A retrospective on Robin Williams
The genie, the therapist, the radio host. The professor, Teddy Roosevelt and the cross-dressing housekeeper. Though they all live on in film, a part of each of Robin Williams' characters is gone, disappeared along with the beloved comedian and actor who committed suicide on August 11, 2014, allegedly for reasons related to substance abuse and mental illness.
It's impossible to capture the true legacy left behind, because it is not one that can be measured in awards, roles or box office records. Williams' contribution to comedy, film and humanity is one of laughter, smiles, tears and genuine affection for and love of both the man and his uniquely special characters. Over the course of his thirty-plus-years career, he left a distinctive mark on two generations of cinema and the children and adults who faithfully flocked to see him. Though he will no longer create new art, his formidable body of work will continue to inspire and move the generations to come.
Born in Chicago in 1951, Williams was raised Episcopalian, an upbringing that later led him to write the comedic list Top Ten Reasons to Be an Episcopalian. He received a full scholarship to Juilliard, where he studied alongside Christopher Reeve and displayed his talent for picking up dialects easily. "He was a very, very talented person, and he had these voice-acting abilities that were unparalleled," junior Eva Bogino said.
Williams' first major role was as the alien Mork, first on "Happy Days" and then on the resulting spinoff show "Mork & Mindy." Shortly thereafter, he began his work as a stand-up comic, which he would continue for almost all of his career. Much of his best work, including most of his dialogue as the genie in "Aladdin," was improvised. "He took risks times a billion. I admire his creativity to come up with that and his courage to go through with it," senior Cherie Carter said. Later, he would become further renowned for his roles in "Dead Poets Society," "Good Will Hunting" and "Mrs. Doubtfire."
In the late 1970s and early 1980s, Williams partied heavily and developed addictions to alcohol and cocaine. Though he quit using cocaine, he was never able to fully stop drinking: despite being sober for 20 years, he began abusing alcohol again in the early 2000s, and checked himself into a rehab center in 2006 and again in 2014.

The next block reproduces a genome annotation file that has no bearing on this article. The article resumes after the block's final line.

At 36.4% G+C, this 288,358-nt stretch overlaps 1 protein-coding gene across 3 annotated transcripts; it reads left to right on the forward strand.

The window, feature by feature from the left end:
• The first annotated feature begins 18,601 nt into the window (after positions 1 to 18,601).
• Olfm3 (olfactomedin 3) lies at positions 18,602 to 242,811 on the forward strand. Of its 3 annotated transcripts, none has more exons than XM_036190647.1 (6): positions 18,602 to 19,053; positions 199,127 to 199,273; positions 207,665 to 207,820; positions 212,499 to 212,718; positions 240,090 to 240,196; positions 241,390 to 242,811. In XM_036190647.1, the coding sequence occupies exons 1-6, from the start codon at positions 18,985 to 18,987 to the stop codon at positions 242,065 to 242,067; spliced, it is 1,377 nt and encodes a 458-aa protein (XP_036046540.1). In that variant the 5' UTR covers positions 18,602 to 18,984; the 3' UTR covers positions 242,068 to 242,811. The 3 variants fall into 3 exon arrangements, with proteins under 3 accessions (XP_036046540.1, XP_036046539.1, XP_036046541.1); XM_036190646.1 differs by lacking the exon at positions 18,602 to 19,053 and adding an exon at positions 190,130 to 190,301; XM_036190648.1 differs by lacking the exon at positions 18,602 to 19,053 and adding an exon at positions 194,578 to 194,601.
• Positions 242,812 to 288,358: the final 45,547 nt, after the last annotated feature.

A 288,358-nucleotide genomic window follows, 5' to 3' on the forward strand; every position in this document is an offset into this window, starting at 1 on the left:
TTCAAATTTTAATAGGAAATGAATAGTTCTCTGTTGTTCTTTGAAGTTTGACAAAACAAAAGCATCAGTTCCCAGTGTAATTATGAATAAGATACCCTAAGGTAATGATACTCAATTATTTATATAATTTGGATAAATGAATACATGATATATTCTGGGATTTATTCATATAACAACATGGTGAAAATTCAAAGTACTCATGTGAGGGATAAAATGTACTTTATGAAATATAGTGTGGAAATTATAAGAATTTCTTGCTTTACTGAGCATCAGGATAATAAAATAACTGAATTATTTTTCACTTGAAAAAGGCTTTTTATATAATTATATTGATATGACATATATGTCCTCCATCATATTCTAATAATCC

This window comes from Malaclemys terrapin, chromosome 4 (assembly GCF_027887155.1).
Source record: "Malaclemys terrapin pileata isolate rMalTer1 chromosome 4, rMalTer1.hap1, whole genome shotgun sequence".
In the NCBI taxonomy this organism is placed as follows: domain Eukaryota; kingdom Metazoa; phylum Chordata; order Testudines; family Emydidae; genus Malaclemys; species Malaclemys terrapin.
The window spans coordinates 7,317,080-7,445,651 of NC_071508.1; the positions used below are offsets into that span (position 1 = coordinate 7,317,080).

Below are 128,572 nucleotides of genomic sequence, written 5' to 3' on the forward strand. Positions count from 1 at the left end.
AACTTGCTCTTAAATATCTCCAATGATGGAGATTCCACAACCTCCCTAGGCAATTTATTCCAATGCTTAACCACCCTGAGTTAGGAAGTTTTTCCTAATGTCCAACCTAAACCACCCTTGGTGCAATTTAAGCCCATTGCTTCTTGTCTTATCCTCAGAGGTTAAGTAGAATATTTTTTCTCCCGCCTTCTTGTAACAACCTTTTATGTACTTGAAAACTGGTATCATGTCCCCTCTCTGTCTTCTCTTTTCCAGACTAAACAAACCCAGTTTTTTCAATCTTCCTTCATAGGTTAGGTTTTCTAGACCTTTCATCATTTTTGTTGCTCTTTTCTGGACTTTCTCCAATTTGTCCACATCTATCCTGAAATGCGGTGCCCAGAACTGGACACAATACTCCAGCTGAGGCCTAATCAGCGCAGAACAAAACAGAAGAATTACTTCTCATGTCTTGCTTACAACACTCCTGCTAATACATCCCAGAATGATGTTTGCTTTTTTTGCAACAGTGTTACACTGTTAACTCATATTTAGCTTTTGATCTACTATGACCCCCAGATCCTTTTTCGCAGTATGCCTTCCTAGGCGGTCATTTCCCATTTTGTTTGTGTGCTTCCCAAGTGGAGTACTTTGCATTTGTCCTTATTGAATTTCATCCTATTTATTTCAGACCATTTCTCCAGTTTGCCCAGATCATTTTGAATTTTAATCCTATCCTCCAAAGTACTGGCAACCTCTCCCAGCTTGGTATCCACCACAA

Williams' publicist confirmed that he had been battling severe depression when he committed suicide. The tragedy of his death, so unexpected and for such awful reasons, has prompted a wave of commentary on mental illness awareness. "The thing that hurts the most is that it was suicide," Bogino stated. "We just never know how much someone is hurting. It feels like something more could've been done."
For many, Williams was the pinnacle not only of comedy but of skill. As an actor, he had distinctive talents—voices, dialects, a sort of comedic pathos—as well as distinctive depths and capacities for art. "It was his creativity and originality in the way he portrayed roles. He had a lot of flexibility, which is rare and fabulous," Carter noted.
But his creativity didn't just extend to his film career: he also frequently used his gifts to amuse and cheer up people, sometimes people he didn't even know. "The stories of people meeting Robin or him coming to visit people—Christopher Reeve was once in the hospital, and he was about to have surgery, and he was really scared, and this man comes in wearing scrubs, talking in this weird accent, trying to make him laugh," Bogino said. "It's so nice that there was someone there who cared, who tried to take away that pain."
Williams was a figure that inspired both laughter and awe. He was the savior of a prince, the emblem of a war, the therapist we all needed—and, in many ways, the most touching, inspiring actor of a generation. "People like to get away from their lives and their problems and see dynamic characters and really talented people and just laugh," Bogino noted.
The news of Williams' death spread quickly via social media. "I saw it on Facebook. Someone posted it, and I just sat there in silence for a very long time," Carter said. For those who had grown up with Williams, loving him as all his characters and in all his films, the loss was a painful one. "I was overwhelmed. I stood there and I didn't move and I felt everything stop. I never thought that someone I'd never met could make me feel that way," Bogino noted.
Though all seek to commemorate Williams' legacy, a few have registered as problematic. The Academy of Motion Picture Arts and Sciences tweeted an image of the genie and Aladdin hugging, with the simple sentence, "Genie, you're free," which many have condemned as an inappropriate message that suicide is liberation.
On a whole, however, Williams' death has been greeted with sorrow, recognition and remembrance—especially the later. Generations of children—now teenagers—and adults are watching and re-watching their favorite of his sketches and films as I write this, laughing and weeping at the same time. Over time, the pain will fade to simply laughter, accompanied for a sigh for Williams' untimely death.
And the genie, the therapist, the radio host; the professor, Teddy Roosevelt and Mrs. Doubtfire: all will be watched and re-watched and re-watched again, and all will keep Robin Williams—at least in spirit—alive.
Zoe Johnson. Hey there! I'm Zoe, and my spirit animal is a lioness, which sums up my personality pretty well, actually--though I do try not rip people from limb to limb if I can help it. But hey, we've all got our growth areas, right? I really … More »